J.L. from New Haven County writes:
Dear Mister Condo,
I am a condo owner who had some water damage due to a hot water tank. What are my rights as it relates information regarding my insurance claim? I know that it’s covered under the master policy but do I have the right to see the final claim/settlement? Can I ask for an itemized list of what’s covered and how much is being given for repairs? Can I choose my own contractor?
Mister Condo replies:
J.L., I am sorry that you experienced damage to your unit from a hot water tank. You didn’t tell me too much about what happened so let me explain what’s likely going to happen and how you can best protect yourself from future water tank failure issues. Even though such an event may have been covered by your association’s insurance previously, I would not be so quick to assume that it will still be covered. In 2010, the Connecticut State laws governing condominiums were modified. These changes are collectively referred to as the Common Interest Ownership Act (also known as CIOA). Many of the updates were governance related but some were insurance related. Depending on how old the failed water tank was and how the association’s insurance policy was written, the association’s insurer may or may not be on the hook for the claim. Let me explain.
Is the hot water tank yours or your neighbor’s? If it is yours and it was within its expected life range (usually 5 – 7 years) the damage caused is likely covered by your homeowner’s insurance policy (in Connecticut, HO-6) or your association’s policy. Claims are usually submitted to your HO-6 policy first, in which case you make the claim and you can easily track the claim process since it is your policy. If the tank belonged to a neighbor and the damage to your unit is being claimed, then your neighbor’s HO-6 policy is in play with your neighbor being the claimant even though you are the recipient of the funds expected. It is not uncommon for one unit owner to actually file suit against a neighboring unit owner for such a claim. It is also possible that your HO-6 insurer will negotiate with or sue the neighbor’s HO-6 carrier to bring about settlement.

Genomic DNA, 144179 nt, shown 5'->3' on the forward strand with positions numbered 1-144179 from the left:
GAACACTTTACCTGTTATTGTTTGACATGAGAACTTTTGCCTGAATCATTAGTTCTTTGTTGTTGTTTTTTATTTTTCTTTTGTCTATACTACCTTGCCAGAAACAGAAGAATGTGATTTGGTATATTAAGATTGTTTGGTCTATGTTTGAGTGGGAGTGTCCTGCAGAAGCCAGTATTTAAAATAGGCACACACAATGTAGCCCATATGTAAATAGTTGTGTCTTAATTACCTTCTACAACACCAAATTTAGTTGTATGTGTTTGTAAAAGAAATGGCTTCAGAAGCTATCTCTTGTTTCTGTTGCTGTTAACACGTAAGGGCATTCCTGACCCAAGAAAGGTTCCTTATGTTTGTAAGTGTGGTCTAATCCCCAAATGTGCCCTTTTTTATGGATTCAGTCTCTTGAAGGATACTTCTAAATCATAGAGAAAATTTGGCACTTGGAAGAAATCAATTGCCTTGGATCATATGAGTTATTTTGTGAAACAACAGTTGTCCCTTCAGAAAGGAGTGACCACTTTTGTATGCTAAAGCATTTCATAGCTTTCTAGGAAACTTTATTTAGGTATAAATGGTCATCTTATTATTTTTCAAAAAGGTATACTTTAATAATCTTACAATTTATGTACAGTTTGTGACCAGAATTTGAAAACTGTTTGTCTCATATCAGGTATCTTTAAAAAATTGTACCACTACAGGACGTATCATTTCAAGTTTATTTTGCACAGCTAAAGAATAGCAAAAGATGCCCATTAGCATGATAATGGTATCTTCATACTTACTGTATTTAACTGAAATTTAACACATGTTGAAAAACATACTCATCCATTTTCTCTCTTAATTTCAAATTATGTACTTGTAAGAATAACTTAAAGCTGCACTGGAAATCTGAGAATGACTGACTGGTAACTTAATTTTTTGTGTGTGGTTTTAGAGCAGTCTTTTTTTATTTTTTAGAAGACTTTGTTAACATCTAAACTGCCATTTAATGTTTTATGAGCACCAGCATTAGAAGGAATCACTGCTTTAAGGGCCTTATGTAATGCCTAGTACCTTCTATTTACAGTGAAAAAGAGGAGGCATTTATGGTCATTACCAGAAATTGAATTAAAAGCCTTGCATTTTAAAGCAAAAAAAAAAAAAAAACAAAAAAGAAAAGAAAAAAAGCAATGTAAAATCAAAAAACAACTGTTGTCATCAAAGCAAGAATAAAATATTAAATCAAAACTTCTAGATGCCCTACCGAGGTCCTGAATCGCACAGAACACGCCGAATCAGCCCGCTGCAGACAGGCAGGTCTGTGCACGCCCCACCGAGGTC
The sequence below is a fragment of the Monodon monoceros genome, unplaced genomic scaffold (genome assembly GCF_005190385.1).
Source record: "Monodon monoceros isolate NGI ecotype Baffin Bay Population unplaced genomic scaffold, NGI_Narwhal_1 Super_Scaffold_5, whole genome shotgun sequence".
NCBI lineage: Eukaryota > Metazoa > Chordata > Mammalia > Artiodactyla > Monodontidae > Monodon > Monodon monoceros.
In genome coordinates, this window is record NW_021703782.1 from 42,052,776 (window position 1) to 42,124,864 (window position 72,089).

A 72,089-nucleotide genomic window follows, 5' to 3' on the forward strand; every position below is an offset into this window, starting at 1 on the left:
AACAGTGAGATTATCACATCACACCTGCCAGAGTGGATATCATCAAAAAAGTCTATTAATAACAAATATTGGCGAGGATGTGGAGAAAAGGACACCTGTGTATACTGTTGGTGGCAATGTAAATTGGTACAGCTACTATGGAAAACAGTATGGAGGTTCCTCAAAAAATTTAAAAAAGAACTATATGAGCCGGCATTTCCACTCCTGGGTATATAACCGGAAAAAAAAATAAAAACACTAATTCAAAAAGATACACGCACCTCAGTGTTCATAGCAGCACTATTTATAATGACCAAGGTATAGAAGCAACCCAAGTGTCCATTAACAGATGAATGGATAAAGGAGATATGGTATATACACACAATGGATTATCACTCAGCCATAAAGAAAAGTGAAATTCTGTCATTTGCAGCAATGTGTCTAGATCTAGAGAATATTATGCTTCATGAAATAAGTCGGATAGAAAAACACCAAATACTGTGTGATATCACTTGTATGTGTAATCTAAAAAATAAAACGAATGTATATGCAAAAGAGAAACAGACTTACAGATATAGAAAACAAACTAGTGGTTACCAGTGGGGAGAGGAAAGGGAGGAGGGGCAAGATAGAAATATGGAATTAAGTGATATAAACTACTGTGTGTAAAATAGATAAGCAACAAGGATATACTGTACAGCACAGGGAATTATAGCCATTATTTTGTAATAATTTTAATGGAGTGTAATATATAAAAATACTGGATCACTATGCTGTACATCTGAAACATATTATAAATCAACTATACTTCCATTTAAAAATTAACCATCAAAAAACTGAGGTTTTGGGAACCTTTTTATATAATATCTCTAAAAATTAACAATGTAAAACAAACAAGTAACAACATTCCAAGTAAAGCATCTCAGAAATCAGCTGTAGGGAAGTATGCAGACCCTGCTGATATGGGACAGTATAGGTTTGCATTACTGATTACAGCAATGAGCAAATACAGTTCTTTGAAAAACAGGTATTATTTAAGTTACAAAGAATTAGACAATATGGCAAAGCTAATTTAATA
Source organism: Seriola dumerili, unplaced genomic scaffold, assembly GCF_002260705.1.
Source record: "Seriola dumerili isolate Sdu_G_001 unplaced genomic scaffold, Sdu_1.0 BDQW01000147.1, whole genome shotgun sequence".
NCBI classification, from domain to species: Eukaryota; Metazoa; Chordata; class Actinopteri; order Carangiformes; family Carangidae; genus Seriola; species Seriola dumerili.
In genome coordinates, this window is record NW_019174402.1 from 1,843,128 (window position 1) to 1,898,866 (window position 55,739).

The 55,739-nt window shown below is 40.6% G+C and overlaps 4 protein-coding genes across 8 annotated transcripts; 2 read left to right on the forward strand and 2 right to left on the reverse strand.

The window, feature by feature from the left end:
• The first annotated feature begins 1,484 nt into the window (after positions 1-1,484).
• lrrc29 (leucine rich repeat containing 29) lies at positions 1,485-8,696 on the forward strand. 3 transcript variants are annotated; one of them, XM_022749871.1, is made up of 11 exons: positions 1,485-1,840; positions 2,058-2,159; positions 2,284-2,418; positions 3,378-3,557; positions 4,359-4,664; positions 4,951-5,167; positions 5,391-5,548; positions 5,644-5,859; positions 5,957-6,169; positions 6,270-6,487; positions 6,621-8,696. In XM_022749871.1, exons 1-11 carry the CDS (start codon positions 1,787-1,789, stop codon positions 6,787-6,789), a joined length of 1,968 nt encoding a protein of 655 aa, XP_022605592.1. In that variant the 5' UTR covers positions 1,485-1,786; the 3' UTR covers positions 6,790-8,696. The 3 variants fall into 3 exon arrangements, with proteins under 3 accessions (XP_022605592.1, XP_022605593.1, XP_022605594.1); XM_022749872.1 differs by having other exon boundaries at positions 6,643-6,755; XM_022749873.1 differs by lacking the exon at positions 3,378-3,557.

If the claim is being handled through your association, then the association is the claimant and they are the ones who will make and track the claim. In this case, you are on the outside looking in and waiting to hear when the claim is processed and what monies are offered to cover the repair. Again, it is possible that you or your HO-6 insurer will wish to negotiate with or sue the association to bring about settlement.
The third scenario is becoming all too common in our state. If the water tank in question was beyond its useable life cycle, then there may be no insurance claim to make. Even though they may last for much longer, water tanks generally carry a shorter suggested use (5 – 7 years). If a 10 year-old water tank has failed and it went out of useable service 3 to 5 years ago, don’t be surprised if the insurance company refuses to pay the claim. In that case, you will likely either have to foot the repair bill on your own if it was your water tank that failed or you will need to sue your neighbor if it was their water tank. Either way, it can be an expensive and frustrating lesson. FYI, the same is true for other use items that are likely to fail. That is why most associations have published lists of required scheduled maintenance on a whole range of items that the insurance companies no longer have to pay for if the items are used beyond their expected life. That includes water supply hoses to washing machines, sink and toilet connections, and much more. The bottom line is that if it is a product that is likely to fail and it has not been properly maintained, the insurance company does not have to honor the claim.
I wish you a quick and positive resolve to your claim. All the best!